It’s no secret that there is a log-jam of talent in college basketball’s transfer portal. That includes some of the best talent from HBCUs as well.
As March Madness drags into April, here are three more HBCU players in the transfer portal hat could be making an impact in next year’s tournament. (Click below for for Part I).
Devante Carter, Norfolk State (Transfer Portal)
One of the latest additions to the portal, Carter might be the most versatile player on this list. And that’s saying quite a bit. Carter hails from nearby Newport News, VA, but he took the scenic route to get to Norfolk State. He split his high school career between Woodside HS and Capitol Christian Academy in Maryland. He was regarded as a four-star talent on the court, but since Capitol Christian wasn’t an NCAA accredited school, he had to spend a year out Monteverde Academy in Florida.
Florida State had eyes on him, so he enrolled at nearby Chipola College before leaving due to personal reasons. He then found his way to Odessa College in Texas. He averaged just 2.6 points and 2.6 rebounds per game there, but NSU assistant coaches convinced head coach Robert Jones he was worth a chance. He averaged d 9.7 points, 5.6 rebounds, 3.0 assists and 1.8 steals in 26.9 minutes per game as a junior during the 2019-2020 season.
This past season it all came together for Carter and NSU. He led the team in scoring (14.9 ppg), rebounding (5.1), assists (four per game) and tied for the lead in steals (1.1). Those numbers included a near-triple double against Hampton (29 points, 9 rebounds, 8 assists and 3 steals) and a 31-point outburst against Coppin State.
Carter will be 24 by the time next season arrives, and he’s got lots of options. He’s a tall point guard (6’3) with a Swiss-army knife skillset. He can score if need-be, but his ability to distribute the ball as well as rebound and defend should make him attractive to many college basketball teams. He could probably find a home in professional ball if he wants to start making money as well. Then again, returning to Norfolk State might be the move as well.
Jawaun Daniels, Prairie View (Transfer portal)
Prairie View has become one of the best basketball programs in the SWAC, HBCU and low-to-mid major Division I basketball recently by coming up with finds like Daniels. The 6’7 Harlem native was a talented hooper from the start, but a run-in with the law and academic issues pushed him to the JUCO route. He started out at Central Georgia, then transitioned to Odessa College where he played with — you guessed it — Devante Carter. The team did well and Daniels caught the attention of PVAMU, which was coming off a SWAC title and an NCAA run.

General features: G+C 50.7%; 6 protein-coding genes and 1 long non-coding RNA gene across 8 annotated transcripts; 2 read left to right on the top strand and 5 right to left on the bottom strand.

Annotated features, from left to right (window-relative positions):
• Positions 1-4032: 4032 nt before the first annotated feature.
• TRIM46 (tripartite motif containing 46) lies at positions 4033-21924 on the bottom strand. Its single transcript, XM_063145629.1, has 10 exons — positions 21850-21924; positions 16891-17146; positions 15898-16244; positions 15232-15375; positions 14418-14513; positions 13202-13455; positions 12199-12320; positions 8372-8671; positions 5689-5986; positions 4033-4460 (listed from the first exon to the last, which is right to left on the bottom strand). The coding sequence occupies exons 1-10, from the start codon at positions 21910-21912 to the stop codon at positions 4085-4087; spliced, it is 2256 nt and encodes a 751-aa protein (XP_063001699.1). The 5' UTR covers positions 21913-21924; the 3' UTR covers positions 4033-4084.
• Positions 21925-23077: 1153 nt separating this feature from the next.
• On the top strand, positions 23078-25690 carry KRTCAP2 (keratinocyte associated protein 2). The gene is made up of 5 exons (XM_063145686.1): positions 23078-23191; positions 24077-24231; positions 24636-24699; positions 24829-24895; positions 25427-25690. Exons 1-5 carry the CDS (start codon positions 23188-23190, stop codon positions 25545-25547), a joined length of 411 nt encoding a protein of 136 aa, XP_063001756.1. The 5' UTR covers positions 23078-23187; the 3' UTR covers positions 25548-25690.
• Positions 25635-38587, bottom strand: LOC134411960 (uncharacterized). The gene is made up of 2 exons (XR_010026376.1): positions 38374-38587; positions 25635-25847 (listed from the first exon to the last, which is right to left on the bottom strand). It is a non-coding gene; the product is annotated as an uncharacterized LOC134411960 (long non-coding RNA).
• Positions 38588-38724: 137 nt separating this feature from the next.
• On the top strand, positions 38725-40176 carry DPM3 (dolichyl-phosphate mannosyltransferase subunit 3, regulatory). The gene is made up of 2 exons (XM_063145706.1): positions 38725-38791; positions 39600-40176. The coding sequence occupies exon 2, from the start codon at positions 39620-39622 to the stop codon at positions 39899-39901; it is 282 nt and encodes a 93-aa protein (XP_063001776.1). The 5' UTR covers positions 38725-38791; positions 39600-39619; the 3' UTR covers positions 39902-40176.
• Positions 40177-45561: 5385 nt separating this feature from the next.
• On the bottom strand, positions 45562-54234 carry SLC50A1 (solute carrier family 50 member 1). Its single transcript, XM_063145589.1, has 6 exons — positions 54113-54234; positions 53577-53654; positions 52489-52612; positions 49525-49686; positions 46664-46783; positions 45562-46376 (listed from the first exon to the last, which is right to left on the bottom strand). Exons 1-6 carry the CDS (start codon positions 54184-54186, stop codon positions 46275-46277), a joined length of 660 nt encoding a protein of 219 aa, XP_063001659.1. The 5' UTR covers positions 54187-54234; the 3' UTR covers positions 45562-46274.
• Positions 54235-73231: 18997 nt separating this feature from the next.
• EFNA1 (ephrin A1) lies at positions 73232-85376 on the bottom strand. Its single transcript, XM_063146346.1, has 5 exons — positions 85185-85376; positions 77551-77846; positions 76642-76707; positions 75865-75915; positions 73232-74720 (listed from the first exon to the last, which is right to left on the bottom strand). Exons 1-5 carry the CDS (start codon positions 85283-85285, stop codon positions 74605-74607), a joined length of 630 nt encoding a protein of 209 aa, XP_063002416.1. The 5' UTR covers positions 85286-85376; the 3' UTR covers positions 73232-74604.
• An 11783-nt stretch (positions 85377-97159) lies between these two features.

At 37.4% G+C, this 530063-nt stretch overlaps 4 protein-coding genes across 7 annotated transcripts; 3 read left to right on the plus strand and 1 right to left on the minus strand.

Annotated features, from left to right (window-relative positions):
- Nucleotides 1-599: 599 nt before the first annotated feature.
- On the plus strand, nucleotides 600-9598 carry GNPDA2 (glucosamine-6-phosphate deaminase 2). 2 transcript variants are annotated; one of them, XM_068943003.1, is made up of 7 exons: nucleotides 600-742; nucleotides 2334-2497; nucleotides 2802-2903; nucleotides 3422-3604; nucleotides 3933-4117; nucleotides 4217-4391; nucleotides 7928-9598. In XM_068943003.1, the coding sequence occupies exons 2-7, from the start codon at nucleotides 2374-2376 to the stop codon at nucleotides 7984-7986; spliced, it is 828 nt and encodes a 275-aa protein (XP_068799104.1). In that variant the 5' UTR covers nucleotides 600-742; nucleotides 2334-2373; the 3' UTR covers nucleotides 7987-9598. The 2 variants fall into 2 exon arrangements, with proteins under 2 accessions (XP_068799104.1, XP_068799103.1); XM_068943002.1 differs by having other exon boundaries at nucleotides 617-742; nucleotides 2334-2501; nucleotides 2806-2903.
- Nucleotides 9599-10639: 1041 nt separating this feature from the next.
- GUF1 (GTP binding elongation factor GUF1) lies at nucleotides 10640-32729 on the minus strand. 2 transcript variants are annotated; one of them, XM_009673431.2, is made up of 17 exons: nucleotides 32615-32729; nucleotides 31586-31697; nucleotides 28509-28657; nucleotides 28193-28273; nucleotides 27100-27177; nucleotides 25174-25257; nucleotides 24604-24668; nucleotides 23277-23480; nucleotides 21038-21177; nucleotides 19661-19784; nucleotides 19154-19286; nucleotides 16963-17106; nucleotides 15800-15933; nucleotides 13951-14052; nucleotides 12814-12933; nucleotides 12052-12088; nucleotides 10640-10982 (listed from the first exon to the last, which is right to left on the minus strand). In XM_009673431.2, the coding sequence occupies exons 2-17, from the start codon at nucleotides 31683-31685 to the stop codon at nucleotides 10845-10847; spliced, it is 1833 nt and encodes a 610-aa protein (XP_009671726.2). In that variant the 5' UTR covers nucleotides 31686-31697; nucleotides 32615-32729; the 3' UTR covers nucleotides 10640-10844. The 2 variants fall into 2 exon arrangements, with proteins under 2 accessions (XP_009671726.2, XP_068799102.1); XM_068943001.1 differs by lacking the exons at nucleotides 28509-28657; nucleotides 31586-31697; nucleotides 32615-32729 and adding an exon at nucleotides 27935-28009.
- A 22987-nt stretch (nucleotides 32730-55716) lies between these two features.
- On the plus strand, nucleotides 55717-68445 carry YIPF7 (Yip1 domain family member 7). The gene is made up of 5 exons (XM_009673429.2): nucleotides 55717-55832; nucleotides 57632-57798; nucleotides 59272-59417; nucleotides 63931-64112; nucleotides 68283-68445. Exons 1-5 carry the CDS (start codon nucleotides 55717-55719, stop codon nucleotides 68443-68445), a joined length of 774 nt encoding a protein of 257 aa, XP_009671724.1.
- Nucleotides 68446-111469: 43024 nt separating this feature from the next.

Injuries limited Daniels to just three games in the 2019-2020 season, and he went scoreless in them. The 2020-2021 campaign would see him start to look like what the Panthers envisioned. He led the the team in scoring with 15.2 points per game on 54 percent shooting, hitting just a hair under 43 percent of his 3-point attempts. He also averaged 6.1 rebounds per game as the Panthers grabbed the SWAC regular season title before falling to Texas Southern.
Daniels told 247Sports he was getting plenty of interest in March. That included mid-majors like Creighton as well as Power Five programs like Oregon State and Oklahoma State. His height and shooting ability should land him playing time wherever he lands, which looks like it won’t be back at Prairie View.
Shaun Doss Jr., UAPB
Like both Carter and Daniels, Doss Jr. started his career in JUCO ball. He spent one year at Iowa Western Community College before signing with UAPB. He made an immediate impact there, finishing second on team in scoring (12.8) and assists (1.7) and third in rebounding (4.2) while shooting better than 46 percent from the field. He entered the 2019-2020 season as a second-team All-SWAC preseason pick, but an injury shut him down after just three games, forcing the redshirt.
The 6’5 point guard from Marion, Arkansas averaged a team-high 15.9 points per game and also led the team in rebounding with 6.5 boards per game as a senior this season. He had several big games, including a 31 point, 10 rebounds, three-assist, two-block and two steal effort against Alabama St. He was named first-team All-SWAC.
He’s not much of a passer, but he’s proven he can score against solid competition as well as hit the boards. He put up 27 points with five rebounds at Marquette and a few weeks later came up with 25 points with 10 rebounds against Baylor. He could look to carve out a role at a mid-major, or perhaps decide to finish things out with UAPB.